Prenatal Mat Workout 4
Leah Stewart
Class 281

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Thank you so much for putting prenatal videos on here. I will definitely be utilizing these with my next pregnancy!
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Oh I'm so glad that you will be using the classes!!
Good class, thank you. I agree with Desiree, more prenatal classes please! :)
I feel great after class! So happy to find something I can safely do at 20 weeks! Thank you Leah.
With regards to the above , what about bridge work in 2nd and third trimester I was always told NO .. As well as the 4 point position.. Due to possible embolism

Just curious to your thoughts. As I see It, as long as you are comfortable and limited in time then it would be ok

Very valid thoughts. This class is designed for a more advanced pre-natal client and one without health limitations and concerns during her pregnancy.

In regards to the bridging and supine work. If the woman is comfortable and confident, then yes, she can work in and through these ranges of motion for a short and limited period. Regarding the 4 point position, I personally have not had any experience or in my research any major concern about this position and a possible embolism.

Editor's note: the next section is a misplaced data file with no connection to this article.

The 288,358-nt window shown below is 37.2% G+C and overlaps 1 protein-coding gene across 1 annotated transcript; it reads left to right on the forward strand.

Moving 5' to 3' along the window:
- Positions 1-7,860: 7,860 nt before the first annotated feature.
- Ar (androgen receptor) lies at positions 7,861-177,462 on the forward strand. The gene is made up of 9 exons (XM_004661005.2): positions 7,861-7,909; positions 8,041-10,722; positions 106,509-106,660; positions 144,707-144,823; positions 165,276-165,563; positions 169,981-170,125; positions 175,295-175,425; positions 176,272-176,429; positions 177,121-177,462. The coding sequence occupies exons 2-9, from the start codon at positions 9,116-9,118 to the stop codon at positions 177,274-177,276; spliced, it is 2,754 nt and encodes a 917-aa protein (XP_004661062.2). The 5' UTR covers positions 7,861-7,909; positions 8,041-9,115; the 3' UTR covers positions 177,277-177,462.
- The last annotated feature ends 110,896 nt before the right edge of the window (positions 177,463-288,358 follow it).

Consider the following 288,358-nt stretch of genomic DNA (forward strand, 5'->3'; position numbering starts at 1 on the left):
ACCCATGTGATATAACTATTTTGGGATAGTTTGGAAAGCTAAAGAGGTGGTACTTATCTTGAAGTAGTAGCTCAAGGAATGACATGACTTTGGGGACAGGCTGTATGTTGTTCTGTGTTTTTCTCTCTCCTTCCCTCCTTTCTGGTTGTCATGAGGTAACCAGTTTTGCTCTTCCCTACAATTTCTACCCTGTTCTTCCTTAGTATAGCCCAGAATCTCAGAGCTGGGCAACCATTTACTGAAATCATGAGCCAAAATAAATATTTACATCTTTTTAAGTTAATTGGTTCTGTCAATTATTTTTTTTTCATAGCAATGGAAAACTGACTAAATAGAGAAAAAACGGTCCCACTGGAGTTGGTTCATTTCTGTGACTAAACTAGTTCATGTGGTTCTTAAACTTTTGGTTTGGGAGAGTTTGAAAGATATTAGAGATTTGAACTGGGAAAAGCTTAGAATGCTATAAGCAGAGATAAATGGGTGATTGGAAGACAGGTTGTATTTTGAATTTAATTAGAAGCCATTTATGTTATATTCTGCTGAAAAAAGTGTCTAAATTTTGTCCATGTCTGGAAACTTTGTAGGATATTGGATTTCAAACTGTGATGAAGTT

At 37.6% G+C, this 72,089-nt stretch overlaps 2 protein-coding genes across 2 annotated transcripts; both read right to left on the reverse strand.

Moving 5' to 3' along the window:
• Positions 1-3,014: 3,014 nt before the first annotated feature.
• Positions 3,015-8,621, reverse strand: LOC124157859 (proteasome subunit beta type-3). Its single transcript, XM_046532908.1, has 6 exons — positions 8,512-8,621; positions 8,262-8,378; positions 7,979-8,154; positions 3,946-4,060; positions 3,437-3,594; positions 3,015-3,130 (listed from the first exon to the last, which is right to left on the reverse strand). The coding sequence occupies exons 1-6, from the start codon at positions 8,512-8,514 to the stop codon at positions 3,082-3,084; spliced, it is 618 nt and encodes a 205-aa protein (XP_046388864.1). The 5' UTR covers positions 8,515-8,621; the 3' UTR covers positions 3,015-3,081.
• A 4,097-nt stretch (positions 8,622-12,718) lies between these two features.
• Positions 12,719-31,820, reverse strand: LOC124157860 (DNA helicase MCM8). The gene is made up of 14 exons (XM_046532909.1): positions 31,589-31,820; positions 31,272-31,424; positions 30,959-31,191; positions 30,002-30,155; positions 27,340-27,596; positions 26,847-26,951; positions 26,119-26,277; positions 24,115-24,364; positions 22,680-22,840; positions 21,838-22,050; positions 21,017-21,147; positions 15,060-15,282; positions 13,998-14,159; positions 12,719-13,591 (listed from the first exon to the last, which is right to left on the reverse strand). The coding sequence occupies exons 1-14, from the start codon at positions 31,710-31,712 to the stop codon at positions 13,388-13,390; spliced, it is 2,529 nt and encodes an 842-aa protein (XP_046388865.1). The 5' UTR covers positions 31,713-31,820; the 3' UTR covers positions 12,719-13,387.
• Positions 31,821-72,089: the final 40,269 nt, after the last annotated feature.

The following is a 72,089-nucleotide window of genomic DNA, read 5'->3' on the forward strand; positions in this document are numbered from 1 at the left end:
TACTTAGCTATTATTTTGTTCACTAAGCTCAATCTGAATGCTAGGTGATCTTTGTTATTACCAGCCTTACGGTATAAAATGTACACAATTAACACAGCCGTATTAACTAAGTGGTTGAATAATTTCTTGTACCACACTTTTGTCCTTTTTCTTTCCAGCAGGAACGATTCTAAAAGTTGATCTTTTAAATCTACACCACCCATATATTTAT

As we know, movement, which increases blood flow and circulation is helpful in preventing a pulmonary embolism. If there is a concern during pregnancy, the program should be designed so that (as you stated) the positions are not being held for an extreme about of time and/or that the positions are not static, they include various additional movements - does that make sense?

The 4 point position is a staple of pre-natal work simply because it's comfortable for women and it allows them to do many exercises (back extension, spinal articulation and abdominal) in a position that is not contraindicated.

Please let me know if you have any additional questions.

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I think this class is great! Great for Pregnant clients as well as deconditioned clients or heavier clients. Thanks Leah
Leah I have a question regarding doing pilates if your diastisi recti has separated or if after previous pregnancies it has not closed.

Surely the client should not be doing PIlates?

I am curious because so far in my own research this is not being mentioned.
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Your question is common one, and there can be a lot of confusion surrounding diastasis recti.

First, yes, women with a diastasis recti can absolutely do Pilates. Many of the abdominal exercises will need to be modified to 1. heal the diastasis and close the separation as much as possible 2. to help them regain strength, control and movement integrity, which is mostly like compromised by the diastasis.

In saying that, sometimes a woman's diastasis or separation may never fully close, but with patience, time and proper exercise progression, she can regain immense abdominal/core integrity so that she can safely resume some flexion exercises. Does that make sense?

This is a very short answer for a very long one But I hope that it sheds a little light on the topic for you

Let me know if you have any other questions or need anymore details

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